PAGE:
As many have noticed and emailed me about, 3 Quarks Daily has lost the last five days worth of posts. This is because of a disk disaster at typepad, our hosting service. The typepad application went down around midnight, and has just come back up. They are now in the process of republishing all the data from all the sites, but this may take a couple of days. Ultimately, it is hoped that no data will be lost. Please bear with us.
UPDATE AT 10:15 PM:
The posts from the last five days have returned, but typepad is slow and behaving somewhat erratically. We are also missing many images on the posts, as you may notice. I think it will be a day or two before everything is completely back to normal. In the meanwhile, please help us finish our interrupted fundraising drive to send a student to college this spring.
From the New York Times:
It seems to have been Africa’s fate to become a theater of empty talk and public gestures. But the impression that Africa is fatally troubled and can be saved only by outside help – not to mention celebrities and charity concerts – is a destructive and misleading conceit. Those of us who committed ourselves to being Peace Corps teachers in rural Malawi more than 40 years ago are dismayed by what we see on our return visits and by all the news that has been reported recently from that unlucky, drought-stricken country. But we are more appalled by most of the proposed solutions.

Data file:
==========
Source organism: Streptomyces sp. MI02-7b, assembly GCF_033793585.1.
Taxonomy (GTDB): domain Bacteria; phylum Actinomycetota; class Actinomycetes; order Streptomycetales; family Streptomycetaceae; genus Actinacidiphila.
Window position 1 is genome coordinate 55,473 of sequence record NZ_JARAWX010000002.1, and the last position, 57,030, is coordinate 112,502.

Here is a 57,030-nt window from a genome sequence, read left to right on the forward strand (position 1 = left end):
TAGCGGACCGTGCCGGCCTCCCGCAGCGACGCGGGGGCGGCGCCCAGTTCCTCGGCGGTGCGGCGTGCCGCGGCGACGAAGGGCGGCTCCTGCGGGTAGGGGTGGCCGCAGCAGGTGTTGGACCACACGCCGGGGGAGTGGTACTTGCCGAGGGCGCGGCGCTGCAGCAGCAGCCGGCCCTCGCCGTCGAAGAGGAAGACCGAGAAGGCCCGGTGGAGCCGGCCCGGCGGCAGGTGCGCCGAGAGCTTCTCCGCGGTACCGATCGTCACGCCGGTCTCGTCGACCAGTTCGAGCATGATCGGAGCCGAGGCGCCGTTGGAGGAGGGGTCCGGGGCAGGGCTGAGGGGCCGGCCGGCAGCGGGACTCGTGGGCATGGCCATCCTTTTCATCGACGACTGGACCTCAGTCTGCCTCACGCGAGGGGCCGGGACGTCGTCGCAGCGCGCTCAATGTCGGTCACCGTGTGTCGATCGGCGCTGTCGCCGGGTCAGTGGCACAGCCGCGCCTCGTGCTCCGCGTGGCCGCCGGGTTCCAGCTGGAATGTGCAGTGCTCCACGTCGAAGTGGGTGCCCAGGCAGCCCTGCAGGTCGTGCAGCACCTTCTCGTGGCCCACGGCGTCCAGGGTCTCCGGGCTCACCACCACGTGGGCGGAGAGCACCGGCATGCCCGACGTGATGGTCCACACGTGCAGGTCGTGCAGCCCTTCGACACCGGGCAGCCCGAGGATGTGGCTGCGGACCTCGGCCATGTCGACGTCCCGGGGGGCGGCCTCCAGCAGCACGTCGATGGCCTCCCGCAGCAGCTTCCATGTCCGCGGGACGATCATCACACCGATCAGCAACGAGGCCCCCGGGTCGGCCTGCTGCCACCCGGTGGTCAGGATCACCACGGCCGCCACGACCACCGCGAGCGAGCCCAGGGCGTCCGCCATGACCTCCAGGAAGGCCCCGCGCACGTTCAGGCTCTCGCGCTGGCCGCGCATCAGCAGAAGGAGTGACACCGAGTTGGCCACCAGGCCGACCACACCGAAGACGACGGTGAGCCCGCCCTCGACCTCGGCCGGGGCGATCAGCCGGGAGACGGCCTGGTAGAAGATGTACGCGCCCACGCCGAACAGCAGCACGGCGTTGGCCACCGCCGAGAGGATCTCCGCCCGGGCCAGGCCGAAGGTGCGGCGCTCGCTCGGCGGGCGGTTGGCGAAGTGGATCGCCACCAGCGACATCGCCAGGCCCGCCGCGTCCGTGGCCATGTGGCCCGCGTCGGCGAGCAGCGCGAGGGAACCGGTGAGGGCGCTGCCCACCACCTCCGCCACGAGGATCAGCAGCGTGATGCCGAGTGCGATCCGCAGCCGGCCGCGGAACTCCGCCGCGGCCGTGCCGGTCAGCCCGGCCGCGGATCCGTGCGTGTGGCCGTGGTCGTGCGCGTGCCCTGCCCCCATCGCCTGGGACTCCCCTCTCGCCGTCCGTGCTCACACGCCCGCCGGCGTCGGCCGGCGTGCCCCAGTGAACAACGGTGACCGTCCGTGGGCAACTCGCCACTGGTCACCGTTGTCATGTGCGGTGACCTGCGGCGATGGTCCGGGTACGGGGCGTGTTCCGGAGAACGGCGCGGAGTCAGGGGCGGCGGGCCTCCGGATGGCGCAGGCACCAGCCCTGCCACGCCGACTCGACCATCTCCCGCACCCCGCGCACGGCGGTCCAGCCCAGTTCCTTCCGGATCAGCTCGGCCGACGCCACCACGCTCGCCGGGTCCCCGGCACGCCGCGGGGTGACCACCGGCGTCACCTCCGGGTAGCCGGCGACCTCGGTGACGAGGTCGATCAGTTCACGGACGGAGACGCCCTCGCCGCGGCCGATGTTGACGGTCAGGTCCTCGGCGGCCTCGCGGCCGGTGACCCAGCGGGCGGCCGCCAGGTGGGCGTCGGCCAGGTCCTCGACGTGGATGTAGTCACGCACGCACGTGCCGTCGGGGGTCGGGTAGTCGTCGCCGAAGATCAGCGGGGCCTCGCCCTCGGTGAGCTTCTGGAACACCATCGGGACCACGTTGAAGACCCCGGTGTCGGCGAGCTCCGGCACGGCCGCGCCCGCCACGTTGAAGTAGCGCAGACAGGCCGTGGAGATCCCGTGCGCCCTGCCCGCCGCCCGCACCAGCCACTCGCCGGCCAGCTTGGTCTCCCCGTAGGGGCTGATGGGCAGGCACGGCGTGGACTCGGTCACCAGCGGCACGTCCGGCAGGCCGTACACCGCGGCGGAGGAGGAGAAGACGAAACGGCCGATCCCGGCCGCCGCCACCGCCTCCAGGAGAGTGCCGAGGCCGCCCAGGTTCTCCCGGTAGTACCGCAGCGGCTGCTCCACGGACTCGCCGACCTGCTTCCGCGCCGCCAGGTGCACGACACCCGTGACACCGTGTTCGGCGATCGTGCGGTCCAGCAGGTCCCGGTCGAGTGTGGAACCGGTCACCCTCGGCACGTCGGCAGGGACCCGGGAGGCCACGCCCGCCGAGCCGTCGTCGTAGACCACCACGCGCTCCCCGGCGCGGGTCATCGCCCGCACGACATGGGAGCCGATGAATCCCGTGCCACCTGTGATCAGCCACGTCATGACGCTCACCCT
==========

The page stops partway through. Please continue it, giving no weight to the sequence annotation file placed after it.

I am not speaking of humanitarian aid, disaster relief, AIDS education or affordable drugs. Nor am I speaking of small-scale, closely watched efforts like the Malawi Children’s Village. I am speaking of the “more money” platform: the notion that what Africa needs is more prestige projects, volunteer labor and debt relief. We should know better by now. I would not send private money to a charity, or foreign aid to a government, unless every dollar was accounted for – and this never happens. Dumping more money in the same old way is not only wasteful, but stupid and harmful; it is also ignoring some obvious points.
More here. [I feel compelled to add that by no means do I endorse Theroux’s views.]
David Epstein in Seed Magazine:
E.C. George Sudarshan [shown in picture at right], a physics professor at the University of Texas at Austin, is the grumbling giant of 2005.